Main text: Original papers usually contain the following chapters: Introduction, Material and Methods, Results, Discussion and Conclusion. The introduction contains the background along with the necessary references and cites the objective of the study. The study protocol must be thoroughly described in the methodology section. Details such as the mode of patient or material selection, as well as the methodology applied must be fully disclosed in order to allow the reported research to be reproduced by future investigators. In the case of research related to human beings it must be stated that the research was performed according to the principles of the Declaration of Helsinki (1975). The pharmaceutical substances used must be mentioned by their generic names. In the same chapter the data evaluated must be described and the chapter should be completed by an analysis of the statistical criteria used. In the next chapter the results should be presented fully, but briefly. Results shown in tables should not be repeated in the text. In the Discussion, the perspectives opened up by the results of the study as well as the final conclusions are discussed.The results must not be repeated in this section. A comparison with the results of other similar studies may be done. The results may, also, be related to the objectives of the study, but it is advisable to avoid arbitrary conclusions, not emerging from the results themselves. The main conclusions of the study may be presented in a short Conclusions section, which may stand alone or form a subsection of a Discussion or Results and Discussion section. Acknowledgements are addressed only to individuals who have contributed substantially to the presented work.
All statements which require support/evidence or cite data from previously published material should be referenced. Other literature should be referenced sequentially in their order of appearance, for example: “The Ministry of Health has prioritized eye care in its next 5 year plan (3)”. Always try to use primary rather than secondary sources of data, if available. Avoid references to personal communications, unpublished data or other manuscripts which have not yet been accepted for publication. The reference number must be inserted within the text in brackets before a comma or full stop. In the article itself and the Reference section, list all the references in sequential numerical order. In the Reference section, list all authors up to a maximum of six. If there are more than six authors then write et al. after the sixth author. The Journal uses Vancouver style for references. Please adopt the exact style as shown in the examples below, including punctuation. Journal names should be abbreviated as per the Journals Database section in PubMed (http://www.ncbi.nlm.nih.gov/nlmcatalog/journals).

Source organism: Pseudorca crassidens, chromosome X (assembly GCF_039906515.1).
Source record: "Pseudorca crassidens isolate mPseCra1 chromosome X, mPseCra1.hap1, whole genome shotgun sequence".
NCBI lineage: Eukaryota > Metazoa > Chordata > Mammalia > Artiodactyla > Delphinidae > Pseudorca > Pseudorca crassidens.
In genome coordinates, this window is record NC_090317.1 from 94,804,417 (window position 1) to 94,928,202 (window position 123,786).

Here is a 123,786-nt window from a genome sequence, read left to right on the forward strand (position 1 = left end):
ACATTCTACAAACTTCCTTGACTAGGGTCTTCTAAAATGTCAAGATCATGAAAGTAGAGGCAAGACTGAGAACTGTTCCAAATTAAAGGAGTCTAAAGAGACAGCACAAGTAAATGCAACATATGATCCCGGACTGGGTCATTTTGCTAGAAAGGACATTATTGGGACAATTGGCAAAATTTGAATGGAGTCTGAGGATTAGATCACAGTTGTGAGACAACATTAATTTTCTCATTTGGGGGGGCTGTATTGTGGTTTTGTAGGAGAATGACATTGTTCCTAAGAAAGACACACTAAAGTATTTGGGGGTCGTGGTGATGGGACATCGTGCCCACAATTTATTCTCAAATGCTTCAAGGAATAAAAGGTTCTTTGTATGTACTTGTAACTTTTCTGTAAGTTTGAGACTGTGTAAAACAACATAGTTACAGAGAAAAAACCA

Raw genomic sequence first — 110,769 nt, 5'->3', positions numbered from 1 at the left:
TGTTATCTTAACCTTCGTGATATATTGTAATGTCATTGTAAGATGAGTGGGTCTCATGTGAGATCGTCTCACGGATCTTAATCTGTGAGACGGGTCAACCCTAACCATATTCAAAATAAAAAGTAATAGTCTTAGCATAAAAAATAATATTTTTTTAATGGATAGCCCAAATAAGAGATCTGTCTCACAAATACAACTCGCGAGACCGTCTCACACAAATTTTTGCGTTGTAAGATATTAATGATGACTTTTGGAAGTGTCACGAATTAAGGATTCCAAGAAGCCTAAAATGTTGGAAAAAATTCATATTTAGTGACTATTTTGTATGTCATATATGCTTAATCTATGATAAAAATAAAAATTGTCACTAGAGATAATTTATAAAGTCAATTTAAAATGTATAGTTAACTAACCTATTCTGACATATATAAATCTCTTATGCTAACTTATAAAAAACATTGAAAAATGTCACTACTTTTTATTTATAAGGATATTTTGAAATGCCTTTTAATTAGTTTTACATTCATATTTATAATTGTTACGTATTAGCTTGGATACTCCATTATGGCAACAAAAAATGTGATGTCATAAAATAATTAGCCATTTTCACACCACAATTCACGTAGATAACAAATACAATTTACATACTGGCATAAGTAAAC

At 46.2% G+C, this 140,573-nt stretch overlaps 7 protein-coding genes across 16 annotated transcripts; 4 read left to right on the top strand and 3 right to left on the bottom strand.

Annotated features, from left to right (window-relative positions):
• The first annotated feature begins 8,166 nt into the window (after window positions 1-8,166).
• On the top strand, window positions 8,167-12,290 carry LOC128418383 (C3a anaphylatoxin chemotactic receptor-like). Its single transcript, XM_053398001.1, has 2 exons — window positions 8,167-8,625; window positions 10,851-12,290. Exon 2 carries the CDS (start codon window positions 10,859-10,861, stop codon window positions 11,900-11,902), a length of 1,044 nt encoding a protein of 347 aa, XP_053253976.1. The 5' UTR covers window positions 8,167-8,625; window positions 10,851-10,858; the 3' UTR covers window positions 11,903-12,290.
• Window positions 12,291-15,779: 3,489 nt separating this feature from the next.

Rose-Nussbaumer J, Prajna NV, Krishnan T, Mascarenhas J, Rajaraman R, Srinivasan M, et al. Risk factors for low vision related functioning in the Mycotic Ulcer Treatment Trial: A randomised trial comparing natamycin with voriconazole. Br J Ophthalmol 2016; 7:929–32.
Brown J, Murphy KH. Adult-onset Still’s disease. In: Maddison PJ, Woo P, Glass DN, Eds. Oxford Textbook of Rheumatology, 3rd ed. Oxford, UK: Medical Publication, 2010. Pp. 1127–31.
Smith MD. Introduction to Gynaecology, 6th ed. New York, USA: Institutional Press, 2005. P. 15.
World Health Organization. Issues in Health Services Delivery. Geneva, Switzerland: World Health Organization. WHO/EIP/00I. Pp. 3–4.
Rowe L. DNA damage-induced reactive oxygen species: A genotoxic stress response. PhD Thesis, 2012, Emory University, Georgia, USA. Pp. 315–22.
Smith AD. Pregnancy after 35. From: www.marchof-dimes.com/pregnancy Accessed: Sep 2016.
Figures and tables
All tables and figures should be inserted/placed at the end of the manuscript, rather than within the main text. Provide a brief but fully self-explanatory caption and title for each figure and cite each figure in the text and number them consecutively. Number tables consecutively, give concise but self-explanatory titles to each and cite them in the text. All figures will appear in color, if necessary. Tables will be formatted to fit the standard shading/layout of the Journal. It is the author’s responsibility to obtain permission for the reproduction of previously published figures or tables from other sources and the source of the original figure/table should be clearly cited underneath the reproduction. An explanation of all definitions used, as well as any other potentially non-intuitive features, should be included in the legend to the figure or table.